Monica Trauzzi: Sunflower has indicated that they plan to take legal action and appeal the decision. What do you think will happen when they appeal and how should they be challenging the decision?

Jeff Holmstead: Well, again, I should make it clear that I'm not representing them and haven't really been involved, so I'm kind of an outside observer here. I would be surprised they didn't win on their appeal. I mean I just don't see a legal basis for the decision that was made. I mean I look at the decisions that are made on one most other kinds of permit applications and there's a record prepared. In this case is literally a two-page letter from the Attorney General and a one paragraph statement that talks about the need for sort of dealing with climate change. That doesn't, at least to my mind, seem like it's even close to being a sustainable legal basis for denying a permit that meets all of the applicable requirements and that the career folks at the department there recommended that the permit be approved. So I think they have a very good chance of prevailing on appeal. And I would assume most of the environmental community understands that. What they seem to care about here is sort of the political statement as opposed to whether there's any legal basis for the denial.

Monica Trauzzi: And maybe the Kansas Department of Health was also trying to make a political statement here?

Jeff Holmstead: Well, at least at a career level they recommended approving the permit. They drafted the permit, everything. I mean there's years of work that goes into a permit like this. But at least at the head of that department he was clearly, in fact, his statement makes that quite clear. He talks about wanting to be part of a broader solution and work with legislature to have a climate change program. And I want to make it clear, I do think there needs to be serious policy response to address climate change, but to do that in the context of a permit, or even half a dozen permits, this is a global issue. And in the meantime there needs to be a way to continue to satisfy the demand for energy that we have in this country. But this has become a very emotional issue. So there are people in Kansas, there are people elsewhere that are opposing every single coal-fired power plant, no matter how new they are or no matter how efficient or no matter how clean.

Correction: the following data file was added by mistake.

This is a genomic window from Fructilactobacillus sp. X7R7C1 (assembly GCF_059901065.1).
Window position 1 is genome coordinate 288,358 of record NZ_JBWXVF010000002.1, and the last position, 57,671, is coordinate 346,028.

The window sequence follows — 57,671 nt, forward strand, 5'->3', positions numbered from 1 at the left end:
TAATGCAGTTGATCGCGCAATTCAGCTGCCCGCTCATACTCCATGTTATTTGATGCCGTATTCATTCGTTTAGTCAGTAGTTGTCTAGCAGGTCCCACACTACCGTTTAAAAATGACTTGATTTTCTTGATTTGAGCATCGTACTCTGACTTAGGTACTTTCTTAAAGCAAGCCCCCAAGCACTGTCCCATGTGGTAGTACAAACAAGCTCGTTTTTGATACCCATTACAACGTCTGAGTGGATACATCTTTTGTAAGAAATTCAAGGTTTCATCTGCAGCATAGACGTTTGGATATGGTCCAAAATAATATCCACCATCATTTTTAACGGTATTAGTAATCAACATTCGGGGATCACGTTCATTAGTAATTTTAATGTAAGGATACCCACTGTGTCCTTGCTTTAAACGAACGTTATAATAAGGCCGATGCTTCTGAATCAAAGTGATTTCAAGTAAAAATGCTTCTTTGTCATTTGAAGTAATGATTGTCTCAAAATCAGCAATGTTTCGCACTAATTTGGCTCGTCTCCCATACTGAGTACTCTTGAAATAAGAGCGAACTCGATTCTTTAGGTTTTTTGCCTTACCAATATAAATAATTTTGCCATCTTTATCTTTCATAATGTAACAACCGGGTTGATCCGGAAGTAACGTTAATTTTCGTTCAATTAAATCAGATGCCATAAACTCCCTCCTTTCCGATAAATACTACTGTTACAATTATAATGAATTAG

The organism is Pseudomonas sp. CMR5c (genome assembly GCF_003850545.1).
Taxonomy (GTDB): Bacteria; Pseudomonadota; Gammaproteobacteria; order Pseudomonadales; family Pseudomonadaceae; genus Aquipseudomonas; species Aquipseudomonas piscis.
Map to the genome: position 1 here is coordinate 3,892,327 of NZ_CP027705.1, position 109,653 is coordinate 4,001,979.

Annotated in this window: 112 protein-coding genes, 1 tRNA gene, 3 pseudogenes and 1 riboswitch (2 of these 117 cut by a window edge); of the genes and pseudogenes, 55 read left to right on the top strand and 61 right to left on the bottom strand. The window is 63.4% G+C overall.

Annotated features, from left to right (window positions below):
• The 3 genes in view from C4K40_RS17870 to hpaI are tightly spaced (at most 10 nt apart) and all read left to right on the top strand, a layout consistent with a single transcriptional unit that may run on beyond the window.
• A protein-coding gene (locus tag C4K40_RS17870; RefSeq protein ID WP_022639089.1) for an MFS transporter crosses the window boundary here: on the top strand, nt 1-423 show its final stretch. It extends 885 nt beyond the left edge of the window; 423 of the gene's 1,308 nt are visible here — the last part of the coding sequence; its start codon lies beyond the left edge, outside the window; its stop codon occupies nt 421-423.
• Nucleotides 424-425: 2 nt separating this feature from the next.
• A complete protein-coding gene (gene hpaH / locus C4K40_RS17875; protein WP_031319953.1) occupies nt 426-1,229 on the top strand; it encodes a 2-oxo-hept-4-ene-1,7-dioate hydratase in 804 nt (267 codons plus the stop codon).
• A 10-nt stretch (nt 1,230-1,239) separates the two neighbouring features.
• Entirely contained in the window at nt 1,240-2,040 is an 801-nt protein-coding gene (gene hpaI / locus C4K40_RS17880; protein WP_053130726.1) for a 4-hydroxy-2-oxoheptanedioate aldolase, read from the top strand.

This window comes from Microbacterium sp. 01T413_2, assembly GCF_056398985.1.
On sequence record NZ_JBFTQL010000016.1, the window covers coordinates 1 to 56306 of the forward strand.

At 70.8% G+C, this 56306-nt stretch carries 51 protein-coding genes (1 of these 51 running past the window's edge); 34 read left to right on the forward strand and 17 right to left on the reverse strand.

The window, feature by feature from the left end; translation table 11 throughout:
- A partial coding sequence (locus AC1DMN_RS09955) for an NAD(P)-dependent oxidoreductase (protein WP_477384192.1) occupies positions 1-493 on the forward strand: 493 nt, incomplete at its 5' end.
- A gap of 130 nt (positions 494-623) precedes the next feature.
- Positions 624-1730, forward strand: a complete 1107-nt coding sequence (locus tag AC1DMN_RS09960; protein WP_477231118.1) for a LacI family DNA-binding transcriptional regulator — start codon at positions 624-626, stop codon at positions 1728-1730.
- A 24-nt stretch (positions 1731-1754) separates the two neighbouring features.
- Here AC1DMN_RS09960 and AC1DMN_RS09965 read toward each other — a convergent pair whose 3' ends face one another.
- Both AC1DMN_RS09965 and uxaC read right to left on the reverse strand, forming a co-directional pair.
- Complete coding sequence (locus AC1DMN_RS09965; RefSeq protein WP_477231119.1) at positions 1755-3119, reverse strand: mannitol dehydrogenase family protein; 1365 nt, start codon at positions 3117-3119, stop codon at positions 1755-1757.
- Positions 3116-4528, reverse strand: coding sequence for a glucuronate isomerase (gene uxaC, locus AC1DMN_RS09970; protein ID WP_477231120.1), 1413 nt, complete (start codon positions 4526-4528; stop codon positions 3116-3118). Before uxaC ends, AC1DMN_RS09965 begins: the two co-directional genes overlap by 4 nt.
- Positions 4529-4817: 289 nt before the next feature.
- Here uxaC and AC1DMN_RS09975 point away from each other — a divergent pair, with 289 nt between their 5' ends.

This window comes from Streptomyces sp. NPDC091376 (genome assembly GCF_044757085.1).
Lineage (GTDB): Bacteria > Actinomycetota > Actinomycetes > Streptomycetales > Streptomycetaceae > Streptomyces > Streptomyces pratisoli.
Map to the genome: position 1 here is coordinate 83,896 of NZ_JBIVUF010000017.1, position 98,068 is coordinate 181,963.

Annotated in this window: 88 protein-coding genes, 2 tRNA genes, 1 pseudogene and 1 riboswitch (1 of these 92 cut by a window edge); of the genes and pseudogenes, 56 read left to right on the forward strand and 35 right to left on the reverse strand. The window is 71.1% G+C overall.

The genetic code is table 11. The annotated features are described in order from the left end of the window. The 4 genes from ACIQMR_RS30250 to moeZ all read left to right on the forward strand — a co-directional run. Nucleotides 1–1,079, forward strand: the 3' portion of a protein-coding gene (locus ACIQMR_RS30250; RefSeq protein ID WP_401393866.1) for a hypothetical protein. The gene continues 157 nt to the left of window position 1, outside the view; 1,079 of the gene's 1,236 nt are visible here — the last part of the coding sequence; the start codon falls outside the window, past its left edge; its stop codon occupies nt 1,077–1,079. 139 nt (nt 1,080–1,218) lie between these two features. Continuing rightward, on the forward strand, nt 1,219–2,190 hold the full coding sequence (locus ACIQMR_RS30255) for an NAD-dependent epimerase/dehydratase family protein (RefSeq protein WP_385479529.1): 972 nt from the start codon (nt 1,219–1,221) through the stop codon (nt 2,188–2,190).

Monica Trauzzi: It's a global issue, yes, but one power plant equals more pollution. So if you have one fewer isn't that less pollution?

Jeff Holmstead: Not necessarily. I mean the demand for that power is going to come from someplace. And you have to understand much more about how power is supplied and where that will come from if it doesn't come from that plant. I know the environmental community has said that they really want to see aggressive use of wind power and solar power. And that can satisfy a portion of demand, but for reasons that I think you and probably most of your viewers understand, it has a lot of limitations and there needs to be kind of baseload power. So anyway, as I think you understand, it's a lot more complicated than just saying, oh, let's stop this plant. That means less pollution.

Monica Trauzzi: If the decision were to hold, what impact could that have on electric markets and utilities?

Jeff Holmstead: Well, this will simply be a matter of Kansas law. So as a legal matter it's not clear that it really makes any difference. More broadly though, you probably saw there was this recent report that came out from NAERC, the North American Electric Reliability Corporation that really is in charge of maintaining the reliability of the U.S. electrical system. And they've raised some real red flags about the fact that demand is continuing to grow at a much faster rate than supply is growing. And they warn of not only substantial price increases, but actual -- you know, we don't really think of shortages of electricity, but the possibility for brownouts and blackouts. And it's not clear to me that that really helps the environmental debate because I think if all of these actions lead to brownouts or blackouts, and we've seen what kind of response that people have when that happens, I don't think that's really in anyone's interest, and certainly not the interests of people who care about environmental issues. So I'm hopeful that there will be a more rational discussion of all of these issues.